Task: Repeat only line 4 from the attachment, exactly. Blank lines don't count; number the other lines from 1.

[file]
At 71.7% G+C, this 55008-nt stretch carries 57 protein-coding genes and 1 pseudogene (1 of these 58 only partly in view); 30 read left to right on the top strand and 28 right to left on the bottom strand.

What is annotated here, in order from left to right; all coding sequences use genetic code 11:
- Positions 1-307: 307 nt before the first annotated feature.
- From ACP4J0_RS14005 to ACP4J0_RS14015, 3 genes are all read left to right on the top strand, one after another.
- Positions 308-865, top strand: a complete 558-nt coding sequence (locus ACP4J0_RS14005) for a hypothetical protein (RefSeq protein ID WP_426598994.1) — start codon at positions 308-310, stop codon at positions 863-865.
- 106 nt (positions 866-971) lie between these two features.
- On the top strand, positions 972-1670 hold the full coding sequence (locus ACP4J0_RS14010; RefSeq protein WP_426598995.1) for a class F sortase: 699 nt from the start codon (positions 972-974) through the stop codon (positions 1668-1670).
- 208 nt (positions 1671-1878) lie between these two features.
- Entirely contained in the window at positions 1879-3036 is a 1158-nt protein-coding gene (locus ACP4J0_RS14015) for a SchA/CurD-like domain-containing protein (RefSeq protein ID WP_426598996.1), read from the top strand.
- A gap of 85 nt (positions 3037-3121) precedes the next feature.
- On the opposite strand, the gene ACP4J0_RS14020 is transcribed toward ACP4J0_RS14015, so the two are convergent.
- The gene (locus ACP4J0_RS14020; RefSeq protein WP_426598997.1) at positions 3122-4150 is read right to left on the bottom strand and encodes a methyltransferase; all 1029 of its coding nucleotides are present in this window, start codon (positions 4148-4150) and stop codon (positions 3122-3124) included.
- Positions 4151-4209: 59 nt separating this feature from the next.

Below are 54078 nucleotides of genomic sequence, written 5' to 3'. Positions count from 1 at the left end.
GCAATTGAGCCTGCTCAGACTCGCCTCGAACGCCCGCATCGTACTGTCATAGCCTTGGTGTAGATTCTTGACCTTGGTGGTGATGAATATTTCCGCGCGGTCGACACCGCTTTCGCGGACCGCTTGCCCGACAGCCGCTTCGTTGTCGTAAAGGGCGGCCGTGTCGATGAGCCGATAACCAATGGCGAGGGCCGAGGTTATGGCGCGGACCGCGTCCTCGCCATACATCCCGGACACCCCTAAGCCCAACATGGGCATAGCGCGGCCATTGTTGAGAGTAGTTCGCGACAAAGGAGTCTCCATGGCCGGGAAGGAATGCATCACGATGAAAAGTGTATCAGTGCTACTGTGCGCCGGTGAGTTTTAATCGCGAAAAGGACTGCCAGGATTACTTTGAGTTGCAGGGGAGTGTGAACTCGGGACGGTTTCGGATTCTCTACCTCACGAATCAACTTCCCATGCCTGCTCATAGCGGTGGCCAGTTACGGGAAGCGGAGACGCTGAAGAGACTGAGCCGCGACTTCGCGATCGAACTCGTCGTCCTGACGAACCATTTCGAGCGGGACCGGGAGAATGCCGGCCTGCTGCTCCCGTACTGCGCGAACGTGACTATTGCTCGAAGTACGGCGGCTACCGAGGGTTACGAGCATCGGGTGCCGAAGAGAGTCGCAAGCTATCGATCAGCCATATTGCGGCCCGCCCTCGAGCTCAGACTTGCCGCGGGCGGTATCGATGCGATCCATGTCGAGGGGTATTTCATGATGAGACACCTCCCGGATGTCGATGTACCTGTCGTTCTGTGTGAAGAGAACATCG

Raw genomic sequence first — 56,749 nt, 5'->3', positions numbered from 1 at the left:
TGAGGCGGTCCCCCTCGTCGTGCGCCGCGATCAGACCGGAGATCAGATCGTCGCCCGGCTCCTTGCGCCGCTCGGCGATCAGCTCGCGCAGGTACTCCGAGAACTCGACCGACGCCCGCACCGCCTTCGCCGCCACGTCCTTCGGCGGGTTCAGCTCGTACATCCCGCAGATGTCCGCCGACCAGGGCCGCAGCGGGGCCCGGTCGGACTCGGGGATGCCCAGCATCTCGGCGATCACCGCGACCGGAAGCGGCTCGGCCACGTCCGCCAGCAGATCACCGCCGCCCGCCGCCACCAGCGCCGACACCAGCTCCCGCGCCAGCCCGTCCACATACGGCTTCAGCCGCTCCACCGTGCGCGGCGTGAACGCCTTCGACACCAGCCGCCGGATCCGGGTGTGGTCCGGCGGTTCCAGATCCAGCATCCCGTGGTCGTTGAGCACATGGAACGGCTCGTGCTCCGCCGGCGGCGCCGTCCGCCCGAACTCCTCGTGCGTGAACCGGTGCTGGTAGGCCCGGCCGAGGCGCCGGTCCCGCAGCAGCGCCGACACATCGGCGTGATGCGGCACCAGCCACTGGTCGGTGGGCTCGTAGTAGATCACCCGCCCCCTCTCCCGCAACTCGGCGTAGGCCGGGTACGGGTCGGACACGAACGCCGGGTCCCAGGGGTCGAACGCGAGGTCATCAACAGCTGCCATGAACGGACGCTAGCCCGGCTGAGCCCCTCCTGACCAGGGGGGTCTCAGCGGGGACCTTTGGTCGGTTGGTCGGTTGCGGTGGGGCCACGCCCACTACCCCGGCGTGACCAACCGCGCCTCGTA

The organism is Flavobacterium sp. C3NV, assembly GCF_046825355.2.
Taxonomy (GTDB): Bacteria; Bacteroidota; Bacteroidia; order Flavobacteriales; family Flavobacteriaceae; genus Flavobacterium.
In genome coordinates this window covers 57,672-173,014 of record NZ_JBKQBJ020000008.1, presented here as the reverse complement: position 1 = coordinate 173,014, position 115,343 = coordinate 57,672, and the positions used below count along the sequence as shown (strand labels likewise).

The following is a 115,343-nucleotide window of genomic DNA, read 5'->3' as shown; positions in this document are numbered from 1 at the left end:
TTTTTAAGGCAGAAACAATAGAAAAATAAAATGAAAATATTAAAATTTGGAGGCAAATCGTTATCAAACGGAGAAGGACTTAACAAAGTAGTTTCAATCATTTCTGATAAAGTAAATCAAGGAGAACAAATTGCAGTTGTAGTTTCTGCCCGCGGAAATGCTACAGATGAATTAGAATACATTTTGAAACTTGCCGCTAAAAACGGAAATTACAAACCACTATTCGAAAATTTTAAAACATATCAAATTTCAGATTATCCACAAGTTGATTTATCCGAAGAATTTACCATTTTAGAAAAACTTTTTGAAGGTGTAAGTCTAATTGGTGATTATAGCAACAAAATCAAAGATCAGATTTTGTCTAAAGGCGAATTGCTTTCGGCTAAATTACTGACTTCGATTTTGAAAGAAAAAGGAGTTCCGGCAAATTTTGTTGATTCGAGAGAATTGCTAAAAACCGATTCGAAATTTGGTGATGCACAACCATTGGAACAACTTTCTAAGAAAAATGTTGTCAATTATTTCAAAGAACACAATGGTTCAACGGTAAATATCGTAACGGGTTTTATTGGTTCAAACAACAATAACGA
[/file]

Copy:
- From ACP4J0_RS14005 to ACP4J0_RS14015, 3 genes are all read left to right on the top strand, one after another.